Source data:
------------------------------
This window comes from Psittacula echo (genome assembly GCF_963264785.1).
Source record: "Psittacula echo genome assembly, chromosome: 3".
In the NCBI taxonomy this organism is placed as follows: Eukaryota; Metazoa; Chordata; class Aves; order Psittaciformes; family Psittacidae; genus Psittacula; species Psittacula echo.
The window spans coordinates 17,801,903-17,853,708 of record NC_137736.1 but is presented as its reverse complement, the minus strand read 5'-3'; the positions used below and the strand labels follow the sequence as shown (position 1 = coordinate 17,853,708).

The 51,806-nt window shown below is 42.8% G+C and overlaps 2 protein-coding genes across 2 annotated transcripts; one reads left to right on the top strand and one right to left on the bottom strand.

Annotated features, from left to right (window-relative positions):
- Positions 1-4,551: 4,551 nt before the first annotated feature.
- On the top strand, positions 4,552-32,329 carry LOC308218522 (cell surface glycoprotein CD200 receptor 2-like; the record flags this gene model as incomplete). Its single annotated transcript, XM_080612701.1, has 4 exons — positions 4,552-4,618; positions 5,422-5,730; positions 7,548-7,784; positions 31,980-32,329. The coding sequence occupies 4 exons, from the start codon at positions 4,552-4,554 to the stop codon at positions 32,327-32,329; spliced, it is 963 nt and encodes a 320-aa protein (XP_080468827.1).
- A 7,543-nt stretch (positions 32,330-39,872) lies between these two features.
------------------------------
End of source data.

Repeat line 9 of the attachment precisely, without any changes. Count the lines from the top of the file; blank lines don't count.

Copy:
- A 7,543-nt stretch (positions 32,330-39,872) lies between these two features.